May 27, 2003—travelled to Roma by taking the Sorrento bus to the Circumvesiviana train to Napoli, then Trenitalia to Roma. We walked to the Hotel Torino, which wasn't too far from the train station, but when we got there, they apologized and said they had to put us in their sister hotel, Hotel Gallia, pictured above. They're owned by the same company. They got us a taxi, which they paid for. The taxi driver couldn't find the hotel, so we went in circles a little bit. Then we spotted the hotel and pointed it out to him. We were shown to a very nice room. The hotel was right next to a big church and its piazza. We could see a lot of traffic going by if we leaned out the window. Up the spiral staircase was the roof where they served breakfast each day.
We took the Metro the the Colisseum, first having lunch in a cafe alongside it, but up on a hill. After the Colisseum we went through the Roman Forum and came out by the monument to Victor Emmanuel.
Arch of Constantine.
Entrance to the Forum, seen from the Colisseum.
Love those poppies.
Paul and I followed the walking tour of Roma that was in our guide book. I got us lost somehow, and we wound up walking in a huge circle. We must have walked for hours, but we saw so many sights, including Piazza Navona (above)
Parliament, and its carabinieri
and the Spanish Steps.
In a medieval section of town called Trastevere, we stopped to sit in a piazza and witnessed an unusual sight. Some men had unleashed dogs who were apparently in heat. The lead dog, everafter known as the Rapist Dog, was chasing down every female dog who walked by and mounting them. It was like watching a gang rape. When we go to the Pantheon, the dogs were there, too! After the walking tour we headed back for the hotel after dark and stopped at Gran Caffe Strega for dinner and some wine.
Monument to Victor Emmanuel.
At some point during the day we went to an Internet cafe (just a little room with a bunch of computers) and dropped off several rolls of film at the camera shop next door to our hotel. I hoped I way making myself clear to the shopkeeper, who only spoke Italian.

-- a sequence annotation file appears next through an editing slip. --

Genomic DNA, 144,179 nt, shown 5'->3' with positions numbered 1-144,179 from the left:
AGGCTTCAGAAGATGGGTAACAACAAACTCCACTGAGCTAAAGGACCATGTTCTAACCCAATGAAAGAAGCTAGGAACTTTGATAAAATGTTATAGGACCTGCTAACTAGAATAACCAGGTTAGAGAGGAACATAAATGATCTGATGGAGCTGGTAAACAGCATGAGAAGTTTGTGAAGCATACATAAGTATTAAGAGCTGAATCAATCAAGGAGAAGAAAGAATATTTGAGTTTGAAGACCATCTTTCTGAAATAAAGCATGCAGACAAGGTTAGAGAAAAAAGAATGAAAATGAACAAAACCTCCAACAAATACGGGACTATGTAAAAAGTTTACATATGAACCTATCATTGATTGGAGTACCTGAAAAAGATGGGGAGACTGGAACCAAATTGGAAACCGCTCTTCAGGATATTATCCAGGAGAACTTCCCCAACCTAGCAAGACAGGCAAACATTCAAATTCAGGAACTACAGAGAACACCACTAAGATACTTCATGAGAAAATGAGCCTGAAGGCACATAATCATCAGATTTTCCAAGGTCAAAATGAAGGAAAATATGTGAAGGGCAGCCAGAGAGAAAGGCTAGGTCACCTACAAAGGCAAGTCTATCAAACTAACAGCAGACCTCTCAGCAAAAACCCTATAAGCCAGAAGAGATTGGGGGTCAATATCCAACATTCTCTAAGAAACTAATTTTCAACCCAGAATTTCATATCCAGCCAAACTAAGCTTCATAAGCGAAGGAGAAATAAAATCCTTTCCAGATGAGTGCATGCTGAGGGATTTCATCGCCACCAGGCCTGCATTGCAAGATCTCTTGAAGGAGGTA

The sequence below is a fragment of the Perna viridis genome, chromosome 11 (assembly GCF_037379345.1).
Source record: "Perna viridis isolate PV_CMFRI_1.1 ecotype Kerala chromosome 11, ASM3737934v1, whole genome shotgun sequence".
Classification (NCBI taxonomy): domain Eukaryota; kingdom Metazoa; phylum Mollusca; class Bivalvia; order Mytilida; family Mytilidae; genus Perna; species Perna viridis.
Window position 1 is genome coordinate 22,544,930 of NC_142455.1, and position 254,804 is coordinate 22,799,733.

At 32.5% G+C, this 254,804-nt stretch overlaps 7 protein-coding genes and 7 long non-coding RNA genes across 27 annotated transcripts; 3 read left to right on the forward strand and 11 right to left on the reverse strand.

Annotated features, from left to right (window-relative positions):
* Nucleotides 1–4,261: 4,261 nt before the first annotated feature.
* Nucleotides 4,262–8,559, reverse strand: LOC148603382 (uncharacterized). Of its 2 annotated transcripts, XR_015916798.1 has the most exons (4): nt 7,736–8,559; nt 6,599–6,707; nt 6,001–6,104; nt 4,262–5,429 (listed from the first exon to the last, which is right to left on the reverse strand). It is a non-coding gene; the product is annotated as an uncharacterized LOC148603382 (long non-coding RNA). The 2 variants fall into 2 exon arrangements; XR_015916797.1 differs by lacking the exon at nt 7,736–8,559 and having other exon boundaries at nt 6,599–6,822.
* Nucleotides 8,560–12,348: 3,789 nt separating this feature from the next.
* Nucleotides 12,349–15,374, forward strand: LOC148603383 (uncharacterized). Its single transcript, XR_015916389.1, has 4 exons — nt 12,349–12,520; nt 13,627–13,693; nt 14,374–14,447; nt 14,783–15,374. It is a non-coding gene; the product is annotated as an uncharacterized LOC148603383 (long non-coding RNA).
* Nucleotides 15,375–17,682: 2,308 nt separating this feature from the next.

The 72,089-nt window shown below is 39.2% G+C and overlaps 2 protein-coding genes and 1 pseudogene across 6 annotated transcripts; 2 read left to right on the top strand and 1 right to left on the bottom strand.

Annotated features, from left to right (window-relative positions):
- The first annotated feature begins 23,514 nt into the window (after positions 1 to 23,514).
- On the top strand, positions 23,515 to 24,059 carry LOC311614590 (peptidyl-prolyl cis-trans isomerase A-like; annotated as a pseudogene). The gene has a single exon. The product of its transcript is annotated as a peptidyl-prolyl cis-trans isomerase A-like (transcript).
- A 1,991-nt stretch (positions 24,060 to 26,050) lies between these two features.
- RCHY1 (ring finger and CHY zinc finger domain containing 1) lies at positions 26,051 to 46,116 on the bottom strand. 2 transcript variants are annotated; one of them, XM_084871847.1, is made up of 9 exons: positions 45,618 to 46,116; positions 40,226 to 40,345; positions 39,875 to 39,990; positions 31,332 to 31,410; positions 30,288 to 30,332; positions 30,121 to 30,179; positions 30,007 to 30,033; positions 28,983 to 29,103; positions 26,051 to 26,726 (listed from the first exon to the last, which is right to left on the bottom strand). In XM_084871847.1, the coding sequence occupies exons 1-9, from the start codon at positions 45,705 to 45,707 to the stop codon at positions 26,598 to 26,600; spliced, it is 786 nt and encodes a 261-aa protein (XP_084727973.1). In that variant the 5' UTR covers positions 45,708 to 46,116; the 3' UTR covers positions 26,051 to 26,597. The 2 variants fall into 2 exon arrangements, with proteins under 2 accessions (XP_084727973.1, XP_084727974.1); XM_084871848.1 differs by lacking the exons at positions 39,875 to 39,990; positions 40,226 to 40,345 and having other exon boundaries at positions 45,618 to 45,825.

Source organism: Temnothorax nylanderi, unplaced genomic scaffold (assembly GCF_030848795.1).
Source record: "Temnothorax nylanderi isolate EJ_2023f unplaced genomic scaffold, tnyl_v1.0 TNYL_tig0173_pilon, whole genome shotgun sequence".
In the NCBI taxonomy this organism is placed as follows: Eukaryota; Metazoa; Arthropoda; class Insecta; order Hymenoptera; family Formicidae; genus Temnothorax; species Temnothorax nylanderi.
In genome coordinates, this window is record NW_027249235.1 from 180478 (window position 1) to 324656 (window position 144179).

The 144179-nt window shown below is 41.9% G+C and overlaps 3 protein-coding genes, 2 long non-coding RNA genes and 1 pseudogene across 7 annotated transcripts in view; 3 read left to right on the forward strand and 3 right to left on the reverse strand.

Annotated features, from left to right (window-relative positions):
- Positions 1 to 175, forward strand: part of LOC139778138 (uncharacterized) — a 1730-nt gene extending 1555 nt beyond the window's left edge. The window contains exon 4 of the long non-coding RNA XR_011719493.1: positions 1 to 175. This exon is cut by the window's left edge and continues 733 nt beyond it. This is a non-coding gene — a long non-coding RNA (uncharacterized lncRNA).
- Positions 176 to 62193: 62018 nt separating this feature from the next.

May 28, 2003 — We had a lovely breakfast on the hotel roof with a view all the way to St. Peter's Basilica. Then we took the hot and sweaty Metro to Vatican City, but when we exited the station, we couldn't tell which way to turn. We started one way, then doubled back and went the other way. Still having no luck, we were approached by an elderly man who asked us, in Italian, if we needed directions. I told him, in Italian, that we were looking for the Vatican Museum. He gave us directions, all the while checking to see if I really understood him, and we were able to get there.
We were glad to have been informed about women having to have their shoulders covered and shorts not being allowed, because we saw other people being turned away. We toured the museum, following signs the whole time for the Sistine Chapel. Boy, the chapel is really buried deep in there.
Even when we got there and entered the room, I didn't know it was the Sistine Chapel. I always pictured it being a separate building. I guess it was, hundreds of years ago. It wasn't until we found seats along the perimeter that I was able to look up and realize this was it! Every square inch of the chapel had a tourist in it. An official kept repeating in a deep voice, "No cam-air-ah!" to discourage the use of photography, but I saw a lot of flashes going off. Other people were secretly videotaping the ceiling.
La Pieta is kept behind protective glass in a corner of the basilica.
The SmartCar is one of countless itty-bitty cars perfect for the narrow streets of Italy.
We took the Metro back to our hotel room for a shower (it was really hot that day, so the rain felt good for a few minutes) and a nap, then we went back to the Colisseum to see it at night.
We ate dinner in an outdoor restaurant right by the monument to Victor Emmanuel. We had the funniest waiter—when I try to remember him I picture Roberto Begnini. He was singing and joking the whole time. He was so entertaining. We stayed a long time and had the best desserts of the trip: lemon ice and tartufo nero. The tartufo nero was ice cream covered in hard chocolate, but we couldn't quite figure out the flavor. It may have been almond it reminded me of some liqueur, and I thought it might have been Fra Angelico, which I think is hazelnut. We were very sad to go back to the hotel because we had to leave in the morning.
After a final rooftop breakfast, we went to the camera store, but the photos weren't back yet. We waited a while in the hotel lobby, and then we had to get the hotel manager to go next door with us and explain to the shopkeeper that we had to leave and we would pay to have the pictures mailed to America. It seemed as if everybody understood. We walked to the train station and went to the airport. I couldn't get the song "Arrivederci, Roma" out of my head. It was extremely sad to leave, and I don't think I slept on the plane at all.
Till next time! Ciao.